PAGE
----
Hambright, who is one of Key West’s most beloved sons, served 21 years with Navy and retired as Lieutenant Commander before joining the library. In addition, he worked as curator for the Lighthouse Museum, served on the Board of Directors of the Old Island Restoration Foundation, the Salvation Army, and the Key West Art and Historical Society — along with many other service positions.
City seeks cooperation with Navy on workforce housing
Commissioner Sam Kaufamn sponsored a resolution authorizing City Manager Jim Scholl to engage in discussions with the Navy regarding 166 vacant rental units at Sigsbee Park. Kaufman would like to see the Navy utilize the unoccupied units for military members and civilian employees as workforce housing, to ease the strain on housing stocks in Key West
“We need help getting through the red tape,” said Kaufman, who ran his campaign with a focus on affordable housing. “There is lot of bureaucracy involved and we need to do whatever we can to urge the Navy to make these available.”
The vacant units at Sigsbee were initially bachelor’s quarters, but those accommodations were later transferred to Truman Annex. Although the City of Key West and the Navy have historically worked well together, many decisions are funneled down from Washington and face layers of administrative approvals.
Kaufamn says a meeting is planned with Congressman Curbelo on Friday, Jan. 15 to discuss possible assistance. Scholl reiterated that he believes the City and Navy “are on the right track” in reference to discussions.
The Key West Commission honors historian Tom Hambright, the tall guy in the center. Margaret Romero, left, Sam Kaufman, Jimmy Weekley and Clayton Lopez Richard Payne, Billy Wardlow and Mayor Craig Cates recognized his decades of service to the public and the official record of the Keys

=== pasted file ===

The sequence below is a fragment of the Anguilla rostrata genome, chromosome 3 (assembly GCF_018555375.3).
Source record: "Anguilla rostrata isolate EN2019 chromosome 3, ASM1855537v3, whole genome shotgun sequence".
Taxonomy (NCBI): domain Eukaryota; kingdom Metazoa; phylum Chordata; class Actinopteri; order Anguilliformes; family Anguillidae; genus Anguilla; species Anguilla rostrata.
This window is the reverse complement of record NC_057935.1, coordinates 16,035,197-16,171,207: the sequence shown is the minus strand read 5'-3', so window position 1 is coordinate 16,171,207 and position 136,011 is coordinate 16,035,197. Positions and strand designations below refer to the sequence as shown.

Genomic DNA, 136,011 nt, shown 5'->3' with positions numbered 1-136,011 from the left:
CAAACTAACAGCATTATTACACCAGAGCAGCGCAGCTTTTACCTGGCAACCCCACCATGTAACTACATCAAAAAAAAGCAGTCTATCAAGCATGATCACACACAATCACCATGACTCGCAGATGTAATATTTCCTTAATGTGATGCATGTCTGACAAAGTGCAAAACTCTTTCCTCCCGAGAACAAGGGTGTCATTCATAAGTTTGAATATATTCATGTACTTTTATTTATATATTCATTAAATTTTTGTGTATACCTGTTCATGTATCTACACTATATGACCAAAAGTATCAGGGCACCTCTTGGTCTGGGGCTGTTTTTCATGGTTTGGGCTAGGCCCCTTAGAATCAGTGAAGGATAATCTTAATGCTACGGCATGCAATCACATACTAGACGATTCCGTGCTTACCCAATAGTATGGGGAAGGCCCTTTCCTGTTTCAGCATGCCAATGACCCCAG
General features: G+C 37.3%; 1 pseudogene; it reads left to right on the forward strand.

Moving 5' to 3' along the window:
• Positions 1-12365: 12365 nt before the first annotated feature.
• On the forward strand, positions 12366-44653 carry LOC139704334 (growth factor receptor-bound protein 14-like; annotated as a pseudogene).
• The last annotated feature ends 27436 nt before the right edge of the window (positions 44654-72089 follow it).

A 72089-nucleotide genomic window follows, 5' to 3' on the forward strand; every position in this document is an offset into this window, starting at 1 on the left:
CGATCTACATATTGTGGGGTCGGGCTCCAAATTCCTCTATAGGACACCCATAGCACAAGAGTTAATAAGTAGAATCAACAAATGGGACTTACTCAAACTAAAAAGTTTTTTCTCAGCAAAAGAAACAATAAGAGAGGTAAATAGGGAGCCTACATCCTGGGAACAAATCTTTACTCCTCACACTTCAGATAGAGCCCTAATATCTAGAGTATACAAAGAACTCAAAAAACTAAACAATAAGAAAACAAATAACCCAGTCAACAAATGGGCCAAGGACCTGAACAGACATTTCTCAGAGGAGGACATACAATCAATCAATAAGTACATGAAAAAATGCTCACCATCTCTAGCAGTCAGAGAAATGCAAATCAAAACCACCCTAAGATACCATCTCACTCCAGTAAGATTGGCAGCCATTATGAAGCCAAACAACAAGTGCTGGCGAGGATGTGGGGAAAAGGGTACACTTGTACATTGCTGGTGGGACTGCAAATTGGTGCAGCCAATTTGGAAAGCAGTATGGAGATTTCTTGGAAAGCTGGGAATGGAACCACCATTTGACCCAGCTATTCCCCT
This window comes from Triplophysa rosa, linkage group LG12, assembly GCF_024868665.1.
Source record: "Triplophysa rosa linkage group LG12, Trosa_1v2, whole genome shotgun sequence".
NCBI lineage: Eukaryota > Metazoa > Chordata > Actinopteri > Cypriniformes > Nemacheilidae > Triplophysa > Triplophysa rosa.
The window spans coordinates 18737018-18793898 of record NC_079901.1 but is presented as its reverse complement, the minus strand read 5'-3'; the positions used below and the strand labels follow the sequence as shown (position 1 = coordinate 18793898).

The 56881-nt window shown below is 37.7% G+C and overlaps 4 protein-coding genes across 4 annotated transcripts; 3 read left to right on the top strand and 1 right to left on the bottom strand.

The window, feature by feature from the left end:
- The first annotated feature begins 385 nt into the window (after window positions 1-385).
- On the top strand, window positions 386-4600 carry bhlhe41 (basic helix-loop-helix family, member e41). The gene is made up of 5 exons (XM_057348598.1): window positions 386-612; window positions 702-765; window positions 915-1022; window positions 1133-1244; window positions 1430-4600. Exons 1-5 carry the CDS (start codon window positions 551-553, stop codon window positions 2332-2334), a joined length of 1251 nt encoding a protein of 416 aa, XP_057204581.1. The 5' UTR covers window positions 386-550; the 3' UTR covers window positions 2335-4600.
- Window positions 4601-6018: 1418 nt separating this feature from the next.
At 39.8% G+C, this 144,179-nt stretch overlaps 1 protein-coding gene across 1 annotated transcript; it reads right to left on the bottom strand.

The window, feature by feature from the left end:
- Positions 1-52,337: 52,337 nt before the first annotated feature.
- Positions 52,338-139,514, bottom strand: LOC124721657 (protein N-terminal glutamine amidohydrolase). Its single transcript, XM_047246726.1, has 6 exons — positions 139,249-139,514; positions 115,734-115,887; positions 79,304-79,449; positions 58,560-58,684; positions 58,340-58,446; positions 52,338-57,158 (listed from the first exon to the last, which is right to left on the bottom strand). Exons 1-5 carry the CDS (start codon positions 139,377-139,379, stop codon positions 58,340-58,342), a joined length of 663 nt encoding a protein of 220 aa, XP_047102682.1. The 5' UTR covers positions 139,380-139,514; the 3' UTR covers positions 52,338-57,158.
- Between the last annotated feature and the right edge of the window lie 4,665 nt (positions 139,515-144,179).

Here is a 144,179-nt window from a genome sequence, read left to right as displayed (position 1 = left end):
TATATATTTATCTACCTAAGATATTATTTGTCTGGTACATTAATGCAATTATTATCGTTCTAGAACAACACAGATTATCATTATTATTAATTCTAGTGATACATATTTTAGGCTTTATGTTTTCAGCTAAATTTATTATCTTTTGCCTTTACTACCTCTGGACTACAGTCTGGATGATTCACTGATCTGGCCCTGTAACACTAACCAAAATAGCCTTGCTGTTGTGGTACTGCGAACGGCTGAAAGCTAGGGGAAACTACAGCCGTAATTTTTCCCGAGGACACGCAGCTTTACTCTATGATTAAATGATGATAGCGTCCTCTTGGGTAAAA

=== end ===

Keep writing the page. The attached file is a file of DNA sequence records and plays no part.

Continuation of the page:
Commissioners at odds over naming new city hall
City Manager Jim Scholl asked Commissioners for feedback and direction for the naming of the new Key West City Hall, which is currently under construction at the old Glynn Archer School. In a rendering presented by Scholl, the name displayed over the entrance read “Joseph Parker City Hall at Historic Glynn Archer School,” which was crafted by the previous commission in 2015.
However, several of the commissioners were at odds over portions of the name, particularly Commissioner Margaret Romero, who said many Key West landmarks already include tributes to Glynn Archer and asked that she represent the Commission in negations with the Monroe County School Board for possible changes.
Romero, who is the appointed “liaison” between the Commission and the school system, was met with obvious tension and opposition in regards to her role. Both Commissioner Payne and Mayor Cates, who both support the current proposed name, asked City Attorney Shawn Smith to define the role of liaison.
“A liaison will typically attend the meeting,” said Smith in reference to talks between City staff and the School Board. “Any messages presented by the liaison must be approved by the Commission as a whole.”
Although city staff has been directed to explore alternative names, the consensus among commissioners appeared to be content with the proposal.
“We owe that honor to him [Parker] for all of the years of service,” said Cates. “It gives respect to Joseph Parker and the Parker family.”
Later, Commissioner Sam Kaufman managed to lighten the mood when he addressed City Manager Jim Scholl and said, “Most important item. What happens to the tiger?”
Kaufman was referring to the tiger stature in front of the site, which for many is a Key West landmark and has become a viral topic in town. A jovial Scholl replied saying, “It will be on the corner as far as I’m concerned.”
Clayton Lopez Named Vice Mayor
Key West Mayor Craig Cates named Commissioner Clayton Lopez as Vice Mayor this past Tuesday. Lopez later said he was honored and humbled by the gesture.